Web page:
Protests in Hong Kong continued to grow yesterday while the authorities adopted a less confrontational strategy towards the demonstrating crowds who have brought parts of the city to a standstill since the weekend.
Hong Kong’s chief executive, CY Leung, evaded protesters to arrive by ferry and preside over an official flag-raising to mark the 65th anniversary of the People’s Republic of China.
Appearing to hold out an olive branch, he later said: “We hope that all sectors of the community will work with the government in a peaceful, lawful, rational and pragmatic manner to duly complete the subsequent consultation and legislative work, and make a big step forward in our constitutional development.”
However, Mr Leung made no real concessions to tens of thousands of protesters in Hong Kong who demand the right to choose their own chief executive, rather than choose from a Beijing-approved pool of candidates. They protesters have also called on Mr Leung to step down as chief executive, judging him too close to Beijing.
The director of China’s liaison office in Hong Kong, Mr Zhang Xiaoming, accompanying Mr Leung, yesterday declined to comment on the protests, saying only: “the sun rises as usual”.
It seems Hong Kong’s authorities have decided to wait for the protesters to disperse voluntarily rather than break up the protest sites with force. Although today is also an official public holiday in Hong Kong, most residents expect the territory will return to business as usual tomorrow.
Dr Jose Sunsay Yu, a senior Hong Kong businessman who has in the past served on Chinese political committees, told The Australian the protests would come to a natural end, without a victory for the protesters.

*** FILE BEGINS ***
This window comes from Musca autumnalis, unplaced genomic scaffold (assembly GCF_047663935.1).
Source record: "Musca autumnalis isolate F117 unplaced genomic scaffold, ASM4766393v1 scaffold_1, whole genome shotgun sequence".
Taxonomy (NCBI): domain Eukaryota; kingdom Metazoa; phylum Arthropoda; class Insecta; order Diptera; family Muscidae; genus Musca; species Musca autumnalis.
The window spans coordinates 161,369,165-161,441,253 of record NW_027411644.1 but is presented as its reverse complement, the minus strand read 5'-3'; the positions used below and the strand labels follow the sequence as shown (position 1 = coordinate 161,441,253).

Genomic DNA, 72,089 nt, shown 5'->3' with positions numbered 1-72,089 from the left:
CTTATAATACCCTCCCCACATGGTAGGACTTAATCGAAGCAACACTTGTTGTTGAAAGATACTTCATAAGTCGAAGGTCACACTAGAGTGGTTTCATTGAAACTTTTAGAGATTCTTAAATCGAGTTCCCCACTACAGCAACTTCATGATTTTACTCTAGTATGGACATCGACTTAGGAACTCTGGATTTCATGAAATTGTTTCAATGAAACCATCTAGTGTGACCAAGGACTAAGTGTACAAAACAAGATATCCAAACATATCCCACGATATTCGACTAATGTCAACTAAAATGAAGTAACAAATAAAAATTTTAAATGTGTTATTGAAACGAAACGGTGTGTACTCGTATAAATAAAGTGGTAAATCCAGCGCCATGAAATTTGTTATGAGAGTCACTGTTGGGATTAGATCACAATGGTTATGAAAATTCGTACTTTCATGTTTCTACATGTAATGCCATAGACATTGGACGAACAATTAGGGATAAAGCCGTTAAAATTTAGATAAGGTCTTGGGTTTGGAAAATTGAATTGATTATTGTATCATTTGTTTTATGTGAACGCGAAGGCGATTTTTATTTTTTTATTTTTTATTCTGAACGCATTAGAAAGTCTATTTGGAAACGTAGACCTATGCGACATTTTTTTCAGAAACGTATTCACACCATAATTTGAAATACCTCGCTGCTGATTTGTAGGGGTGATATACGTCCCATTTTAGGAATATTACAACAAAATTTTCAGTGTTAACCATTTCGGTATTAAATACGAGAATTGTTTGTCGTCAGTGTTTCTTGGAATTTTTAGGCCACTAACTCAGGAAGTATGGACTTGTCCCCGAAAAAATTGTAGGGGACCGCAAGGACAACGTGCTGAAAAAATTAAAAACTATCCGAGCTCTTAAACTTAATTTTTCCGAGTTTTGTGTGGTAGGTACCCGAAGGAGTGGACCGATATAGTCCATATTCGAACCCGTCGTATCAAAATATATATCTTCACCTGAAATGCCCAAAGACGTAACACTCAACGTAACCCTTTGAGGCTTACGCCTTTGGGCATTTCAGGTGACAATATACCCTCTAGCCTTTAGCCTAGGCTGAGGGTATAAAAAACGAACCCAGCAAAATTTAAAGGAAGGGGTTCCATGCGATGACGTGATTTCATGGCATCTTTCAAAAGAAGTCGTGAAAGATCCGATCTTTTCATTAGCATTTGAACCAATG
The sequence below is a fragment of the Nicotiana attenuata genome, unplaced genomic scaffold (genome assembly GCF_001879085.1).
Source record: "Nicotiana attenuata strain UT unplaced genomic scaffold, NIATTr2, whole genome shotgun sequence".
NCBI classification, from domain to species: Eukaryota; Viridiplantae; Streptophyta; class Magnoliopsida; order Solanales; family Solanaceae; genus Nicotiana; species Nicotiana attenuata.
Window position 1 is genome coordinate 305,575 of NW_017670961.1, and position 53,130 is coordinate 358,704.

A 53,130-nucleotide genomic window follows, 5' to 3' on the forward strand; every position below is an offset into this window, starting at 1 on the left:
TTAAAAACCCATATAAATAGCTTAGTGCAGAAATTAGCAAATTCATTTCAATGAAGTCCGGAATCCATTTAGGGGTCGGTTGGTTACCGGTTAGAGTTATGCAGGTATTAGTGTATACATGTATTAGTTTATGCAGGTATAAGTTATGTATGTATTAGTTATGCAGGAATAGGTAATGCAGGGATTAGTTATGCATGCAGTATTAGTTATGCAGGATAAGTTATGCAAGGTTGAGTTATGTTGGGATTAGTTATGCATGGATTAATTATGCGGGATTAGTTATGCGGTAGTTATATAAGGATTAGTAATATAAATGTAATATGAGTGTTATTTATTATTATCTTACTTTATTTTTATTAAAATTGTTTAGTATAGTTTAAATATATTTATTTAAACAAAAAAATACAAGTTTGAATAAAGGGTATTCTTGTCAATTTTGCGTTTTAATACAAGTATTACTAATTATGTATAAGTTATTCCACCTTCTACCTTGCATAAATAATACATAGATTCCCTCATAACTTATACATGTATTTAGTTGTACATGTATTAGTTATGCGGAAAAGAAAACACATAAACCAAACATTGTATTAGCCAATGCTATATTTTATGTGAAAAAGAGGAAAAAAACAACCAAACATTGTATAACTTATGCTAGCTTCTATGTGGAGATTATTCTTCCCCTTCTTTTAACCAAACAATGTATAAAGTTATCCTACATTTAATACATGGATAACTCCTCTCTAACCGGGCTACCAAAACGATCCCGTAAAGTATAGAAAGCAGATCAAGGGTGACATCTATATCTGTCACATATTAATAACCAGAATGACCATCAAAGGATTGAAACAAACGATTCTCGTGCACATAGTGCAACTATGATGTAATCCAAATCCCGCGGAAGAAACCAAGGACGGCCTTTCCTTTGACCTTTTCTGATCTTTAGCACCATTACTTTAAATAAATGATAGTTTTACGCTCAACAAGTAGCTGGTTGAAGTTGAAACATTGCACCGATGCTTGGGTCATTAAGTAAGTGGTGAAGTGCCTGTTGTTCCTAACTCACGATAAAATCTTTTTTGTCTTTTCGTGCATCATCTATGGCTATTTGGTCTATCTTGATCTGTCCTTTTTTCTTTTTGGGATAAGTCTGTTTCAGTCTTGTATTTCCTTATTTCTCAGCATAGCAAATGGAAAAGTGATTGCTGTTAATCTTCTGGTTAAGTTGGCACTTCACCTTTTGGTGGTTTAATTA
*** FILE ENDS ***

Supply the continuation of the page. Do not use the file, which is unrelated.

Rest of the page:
“Those young people, they have their own ideas,” he said. “They have a lot of energy. But I don’t think the situation can continue for one week or two weeks. Most of the Hong Kong people, especially the shop-owners, the businessmen, they need the travel from China to support their business.” China, he noted, could easily suspend tourism from the mainland to Hong Kong, turning off the essential tap of tourist funds.
“This (protest) is not important for most Hong Kong people.”
However the protesters continue to declare they will do whatever it takes to be heard. Ken Tang, 23 and a student of philosophy, slept at the protest site in Hong Kong’s Mong Kok district overnight before travelling to Hong Kong island for the flag-raising.
He watched as youthful protesters turned their backs on the flags of Hong Kong and China, and crossed their arms in the air. “We’ll keep going as long as we can, until China gives us what we demand,” he said.
Witty Lee, a 28-year-old office worker, was also at the flag-raising. “The chief executive hasn’t talked to the students, we would like to give him a chance to see we are here,” she said, adding that democracy and liberty were essential for a civilised life. “In China, Hong Kong is the only place that still has liberty, freedom of speech and freedom of protest.”
The protest movement has been careful not to incite antagonism from Hong Kong’s citizens. Rubbish at the protest sites is carted away, noise is kept to a minimum, apologies for the inconvenience are common.
Dennis Yip, a 19-year-old industrial engineering student and an organiser with the Occupy Central movement, was at the flag-raising ceremony but he said he hadn’t touched his megaphone.
“The protesters make the decisions themselves, where they should occupy, and what activities they should do,” he said, explaining they had prevented more radical elements from disturbing the event.
“We are against any violent acts, so we tried to stop them (the radical protesters),” he said. “I think they may have had some negative emotion about our decision. But I think most of the protesters would agree and understand our rationale.”
Yip spent the night in Wanchai, monitoring the site in advance of the event. After the flag-raising, protesters carried away the barricades they had used to block the streets.